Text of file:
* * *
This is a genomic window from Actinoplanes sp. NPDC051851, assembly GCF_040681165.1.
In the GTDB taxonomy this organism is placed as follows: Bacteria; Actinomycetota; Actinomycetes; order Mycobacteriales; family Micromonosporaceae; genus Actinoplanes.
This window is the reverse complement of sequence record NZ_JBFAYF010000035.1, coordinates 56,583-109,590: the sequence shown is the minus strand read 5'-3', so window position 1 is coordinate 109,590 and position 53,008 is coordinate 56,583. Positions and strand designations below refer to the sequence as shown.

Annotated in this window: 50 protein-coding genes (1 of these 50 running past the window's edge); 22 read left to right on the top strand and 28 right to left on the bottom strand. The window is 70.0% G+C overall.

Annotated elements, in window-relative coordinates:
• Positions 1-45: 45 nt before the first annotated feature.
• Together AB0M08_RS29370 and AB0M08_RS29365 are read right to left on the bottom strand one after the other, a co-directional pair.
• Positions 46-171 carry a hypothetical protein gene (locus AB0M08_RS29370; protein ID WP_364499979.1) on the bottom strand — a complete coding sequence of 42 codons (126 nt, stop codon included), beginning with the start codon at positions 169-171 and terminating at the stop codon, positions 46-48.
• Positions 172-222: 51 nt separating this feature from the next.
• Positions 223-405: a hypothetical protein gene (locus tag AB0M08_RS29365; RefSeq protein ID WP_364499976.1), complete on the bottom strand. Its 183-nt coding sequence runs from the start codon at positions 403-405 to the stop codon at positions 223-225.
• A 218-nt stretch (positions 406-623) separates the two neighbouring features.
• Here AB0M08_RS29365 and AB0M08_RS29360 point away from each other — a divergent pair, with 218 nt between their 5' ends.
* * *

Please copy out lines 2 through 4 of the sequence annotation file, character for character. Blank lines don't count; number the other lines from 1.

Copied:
In the GTDB taxonomy this organism is placed as follows: Bacteria; Actinomycetota; Actinomycetes; order Mycobacteriales; family Micromonosporaceae; genus Actinoplanes.
This window is the reverse complement of sequence record NZ_JBFAYF010000035.1, coordinates 56,583-109,590: the sequence shown is the minus strand read 5'-3', so window position 1 is coordinate 109,590 and position 53,008 is coordinate 56,583. Positions and strand designations below refer to the sequence as shown.

Annotated in this window: 50 protein-coding genes (1 of these 50 running past the window's edge); 22 read left to right on the top strand and 28 right to left on the bottom strand. The window is 70.0% G+C overall.